'A person, as well as a priceless antiquity': the only public high school with a 2,000-year-old mumm
2,100 years ago, in the time of Cleopatra when the Greeks ruled ancient Egypt, a little girl died. She was around 7 years old and probably chronically sick. Her family preserved her body -- mummification -- by wrapping her in linen and papyrus adorned with images of the gods to secure her a good place in the afterlife.
20 centuries later and over 6,000 miles away, her body -- her parent’s final wish -- resurfaced in a dusty attic storage room at Naperville Central High School. By all accounts, they’re the only public high school in possession of a real, ancient Egyptian mummy.
The mummy rested there for decades after the school received her as a gift from a Naperville doctor in the 1940s. The story goes that he bought the mummy on a trip to Egypt years earlier. By the time he donated his collection, the sale of mummies in Egypt was illegal.
Tom Henneberry started teaching history at Naperville Central a few years after the discovery.
“When I got there, the mummy was in this glass, just a simple library display case,” he said. “It was in terrible shape. They had a hole in its side, the mask was broken, the face-covering was broken.”
Someone had even ripped off bandages. Her ribs, her shoulder and the side of her face were showing.
In the early years, Henneberry and other teachers would carry the display case into his classroom for ancient history lessons and bring in 6th-graders to learn about mummies.
Henneberry says he saw the educational value immediately. How often do students get the opportunity to see an over-2,000-year-old mummy up close at school? They reorganized the history curriculum to start with ancient Egypt.
“This is a person who lived 20 centuries ago. I mean, even the most jaded kids would say that's kind of cool,” said Henneberry.
But he says there was a balance between novelty and respect for the dead. He’d remind students that the body isn’t a mascot, they can’t take Halloween photos with it. But when she was first found, the teacher who discovered her nicknamed the mummy “Butch” -- maybe because they’d assumed she was a boy. Henneberry says they later realized the nickname was disrespectful and stopped saying it.
At that point, they knew next to nothing about who this person was. The mummy stayed in a simple glass box until the early 90s.
“Finally, we got enough sense and said, ‘you know we can't do this. You got to have some professionals check this out,’ so we're not just destroying a person as well as a priceless antiquity,” said Henneberry.
They got the mummy restored by experts at the University of Chicago and the Field Museum. They had DNA tests done – that’s when they found out she was a little girl. Carbon-dating her bandages confirmed that she lived around 100 BCE.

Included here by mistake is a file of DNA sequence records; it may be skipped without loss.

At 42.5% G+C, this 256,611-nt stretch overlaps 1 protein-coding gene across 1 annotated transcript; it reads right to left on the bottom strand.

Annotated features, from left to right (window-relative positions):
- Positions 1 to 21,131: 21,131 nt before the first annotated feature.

Henneberry says that at the time they thought about just donating her to the museum.
“We were told ‘Well, that's nice, but since it's still a bit of a mystery how it actually got here, besides the doctor bringing it,’ they’re like, ‘we can't really take it,’” he said.
The school also secured a museum-quality case to properly display the mummy, along with beads to absorb humidity and keep the wrappings from deteriorating.
In the 21st Century, archaeologists and Egyptologists have grappled with the ethics of displaying mummies. Is it inappropriate to show off ancient corpses, especially those collected by foreign tourists and taken from Egypt? Some museums have changed exhibits to try to treat them as people rather than an old painting or clay pot.
Henneberry says repairing the mummy’s tattered bandages and running tests to learn about who she was and how she may have died made them feel like they treated her with the utmost dignity -- not just as a curiosity.
The way they taught students using the ancient girl has evolved over the years as well.
“I felt personally, and then as a teacher, it really became a tremendous tool to not only talk about Egypt but talk about how we have to be very respectful with past as well as present cultures,” he said.
Henneberry retired in 2019 but says she is in safe hands, being used for classes like ancient history & religion, as well as with philosophy and science, like archeology.
The mummy -- with her decorated papyrus mask covering her face and hair curled into ringlets -- is still on display in the atrium of the history department.
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